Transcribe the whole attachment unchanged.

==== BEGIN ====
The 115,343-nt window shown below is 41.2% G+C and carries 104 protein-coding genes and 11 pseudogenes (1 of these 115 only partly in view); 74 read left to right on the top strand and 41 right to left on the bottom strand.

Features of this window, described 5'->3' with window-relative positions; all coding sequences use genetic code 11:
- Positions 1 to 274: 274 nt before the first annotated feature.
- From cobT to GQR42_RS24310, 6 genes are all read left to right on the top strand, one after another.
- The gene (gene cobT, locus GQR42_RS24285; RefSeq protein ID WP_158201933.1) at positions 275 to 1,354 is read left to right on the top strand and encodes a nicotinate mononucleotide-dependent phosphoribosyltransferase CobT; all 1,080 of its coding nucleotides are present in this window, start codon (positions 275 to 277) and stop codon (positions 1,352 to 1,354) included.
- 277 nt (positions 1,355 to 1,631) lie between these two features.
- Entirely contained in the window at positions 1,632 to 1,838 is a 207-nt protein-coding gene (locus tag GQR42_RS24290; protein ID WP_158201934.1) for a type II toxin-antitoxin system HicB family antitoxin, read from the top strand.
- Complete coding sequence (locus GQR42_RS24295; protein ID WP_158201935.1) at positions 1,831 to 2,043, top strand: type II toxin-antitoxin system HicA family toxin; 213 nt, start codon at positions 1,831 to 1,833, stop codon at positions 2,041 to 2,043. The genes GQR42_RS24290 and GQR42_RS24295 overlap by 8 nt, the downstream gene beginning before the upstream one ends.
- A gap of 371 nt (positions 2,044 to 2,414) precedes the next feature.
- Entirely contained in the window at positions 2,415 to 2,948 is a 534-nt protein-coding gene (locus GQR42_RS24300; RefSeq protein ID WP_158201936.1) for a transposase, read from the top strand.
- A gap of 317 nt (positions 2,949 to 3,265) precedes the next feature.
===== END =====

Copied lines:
The 115,343-nt window shown below is 41.2% G+C and carries 104 protein-coding genes and 11 pseudogenes (1 of these 115 only partly in view); 74 read left to right on the top strand and 41 right to left on the bottom strand.

Features of this window, described 5'->3' with window-relative positions; all coding sequences use genetic code 11:
- Positions 1 to 274: 274 nt before the first annotated feature.
- From cobT to GQR42_RS24310, 6 genes are all read left to right on the top strand, one after another.
- The gene (gene cobT, locus GQR42_RS24285; RefSeq protein ID WP_158201933.1) at positions 275 to 1,354 is read left to right on the top strand and encodes a nicotinate mononucleotide-dependent phosphoribosyltransferase CobT; all 1,080 of its coding nucleotides are present in this window, start codon (positions 275 to 277) and stop codon (positions 1,352 to 1,354) included.
- 277 nt (positions 1,355 to 1,631) lie between these two features.
- Entirely contained in the window at positions 1,632 to 1,838 is a 207-nt protein-coding gene (locus tag GQR42_RS24290; protein ID WP_158201934.1) for a type II toxin-antitoxin system HicB family antitoxin, read from the top strand.
- Complete coding sequence (locus GQR42_RS24295; protein ID WP_158201935.1) at positions 1,831 to 2,043, top strand: type II toxin-antitoxin system HicA family toxin; 213 nt, start codon at positions 1,831 to 1,833, stop codon at positions 2,041 to 2,043. The genes GQR42_RS24290 and GQR42_RS24295 overlap by 8 nt, the downstream gene beginning before the upstream one ends.
- A gap of 371 nt (positions 2,044 to 2,414) precedes the next feature.
- Entirely contained in the window at positions 2,415 to 2,948 is a 534-nt protein-coding gene (locus GQR42_RS24300; RefSeq protein ID WP_158201936.1) for a transposase, read from the top strand.
- A gap of 317 nt (positions 2,949 to 3,265) precedes the next feature.